By Ujunwa Atueyi
The recent pronouncement by the Speaker of the House of Representatives, Mr. Yakubu Dogara, that the National Assembly will increase teachers retirement age from 60 to 65 years has generated disagreement in the industry, with many describing it as the worst package for teachers.
From the speaker’s viewpoint, the overall aim was to retain more experienced teachers in the public primary and secondary school system, as according to him, “wine gets better with age.”
While some argued that such policy move requires due consideration of differences and peculiarities in various states, owing to the unemployment rate in the county, others insisted that the proposal is in the best interest of the Nigerian child.
Dogara had while receiving a delegation from the Nigeria Union of Teachers (NUT) mooted an upward review of teachers’ retirement age to benefit Nigerian children.
“We have done it for the tertiary institutions and the judiciary, so nothing should stop us from taking the bull by the horns. It was the same consideration that motivated us to raise that of university lecturers and judges. So this is something we can pursue.
The National President of NUT, Comrade Alogba Olukoya reportedly called for the review to increase the teacher retention rate in our schools.
However, the beneficiaries of the gesture has described the development as undesirable, leaving many to wonder if the leadership of the union is actually representing or misrepresenting the views of their members.
A director and technical drawing teacher at Lagos State Technical College, who pleaded anonymity, said the proposal is not a good package for teachers in the light of what is happening in the country.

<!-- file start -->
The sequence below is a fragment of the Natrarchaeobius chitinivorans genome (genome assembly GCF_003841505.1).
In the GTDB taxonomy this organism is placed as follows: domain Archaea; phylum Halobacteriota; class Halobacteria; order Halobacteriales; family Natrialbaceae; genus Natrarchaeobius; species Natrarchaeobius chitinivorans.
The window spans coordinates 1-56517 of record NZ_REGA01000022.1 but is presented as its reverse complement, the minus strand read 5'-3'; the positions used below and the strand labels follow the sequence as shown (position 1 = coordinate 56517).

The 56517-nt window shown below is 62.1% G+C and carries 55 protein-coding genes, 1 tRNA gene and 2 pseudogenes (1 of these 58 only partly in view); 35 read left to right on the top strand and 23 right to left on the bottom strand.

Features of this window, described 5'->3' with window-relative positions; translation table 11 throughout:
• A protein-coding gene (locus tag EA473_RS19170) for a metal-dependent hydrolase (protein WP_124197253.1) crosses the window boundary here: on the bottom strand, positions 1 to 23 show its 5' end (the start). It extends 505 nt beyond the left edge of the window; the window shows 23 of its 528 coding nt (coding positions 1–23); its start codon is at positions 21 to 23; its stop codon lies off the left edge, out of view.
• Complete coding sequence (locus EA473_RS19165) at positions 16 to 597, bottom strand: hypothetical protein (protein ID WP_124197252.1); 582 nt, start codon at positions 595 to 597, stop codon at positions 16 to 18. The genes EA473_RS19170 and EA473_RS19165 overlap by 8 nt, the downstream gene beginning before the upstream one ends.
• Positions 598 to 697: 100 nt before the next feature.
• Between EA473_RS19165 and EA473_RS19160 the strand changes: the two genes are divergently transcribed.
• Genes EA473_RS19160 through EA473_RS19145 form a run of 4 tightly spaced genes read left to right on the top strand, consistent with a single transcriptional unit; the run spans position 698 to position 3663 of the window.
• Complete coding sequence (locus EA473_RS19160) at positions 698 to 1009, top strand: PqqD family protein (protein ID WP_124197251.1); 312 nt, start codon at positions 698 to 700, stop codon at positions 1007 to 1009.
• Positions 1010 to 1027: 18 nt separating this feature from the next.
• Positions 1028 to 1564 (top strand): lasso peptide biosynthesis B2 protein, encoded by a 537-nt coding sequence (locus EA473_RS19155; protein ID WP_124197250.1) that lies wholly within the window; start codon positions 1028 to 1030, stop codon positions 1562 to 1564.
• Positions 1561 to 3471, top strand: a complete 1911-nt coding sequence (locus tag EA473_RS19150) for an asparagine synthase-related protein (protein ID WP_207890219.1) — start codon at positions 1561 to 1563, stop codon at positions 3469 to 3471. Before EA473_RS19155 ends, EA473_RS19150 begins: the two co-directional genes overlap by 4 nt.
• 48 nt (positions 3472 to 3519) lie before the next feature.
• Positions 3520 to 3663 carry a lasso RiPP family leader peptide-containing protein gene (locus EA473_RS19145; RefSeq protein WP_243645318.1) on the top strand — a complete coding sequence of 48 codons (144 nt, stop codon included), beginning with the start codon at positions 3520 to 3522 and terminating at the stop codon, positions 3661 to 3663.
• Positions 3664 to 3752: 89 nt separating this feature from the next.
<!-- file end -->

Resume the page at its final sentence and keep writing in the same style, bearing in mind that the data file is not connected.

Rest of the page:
“This is the worst package for teachers! Those mooting the idea have argued that it has been done in tertiary schools and the judiciary but I want to state that the working condition of teachers and those in the universities and judiciary differs.
“When a devoted teacher gets to the age of 60, his outputs, effectiveness and productivity diminish. It is better to employ young graduates and continually train and exposed them to the demands of the society than retaining a director.
A retiree, Mrs. Victoria Benson, argued that every committed teacher should retire at age 60 to pay attention to his health and some signs that come with ageing, adding that since government does not have adequate and functioning retirement plan for tits workforce, those who can do 65 to 70 years can use the additional five years to plan for their retirement.
She said “It depends on individual’s health, some people are very fit and can go beyond 60 years of age and still be very active in service, while some might not be up to 60 years and they are already weak, inefficient and unproductive. So health status is very vital in deciding when teachers are due for retirement. So for me as a retired teacher, it is good for every teacher to retire at 60.
“Anybody that is committed and dedicated must have imparted, mentored and transferred knowledge to reasonable number of learners and young teachers before age 60, after that age, I wonder the kind of impact such an individual will still make. Those supporting the proposal might be looking at the financial benefits. Government is not taking care of the retirees and one can use the extra five years to save for retirement.
But the Chairman, Association of Senior Civil Servant of Nigeria (ASCSN), Kings’ College, Lagos, Mr. Uche Chukwuemeka Jude, has described the pronouncement as the best thing that is about to happen in the sector.
He said, “It is a good development for teachers as experience matters a lot. It is not really good to have new entrant into the system without being mentored and it is the old ones that would mentor the new ones. So the leadership of the union has done greatly.”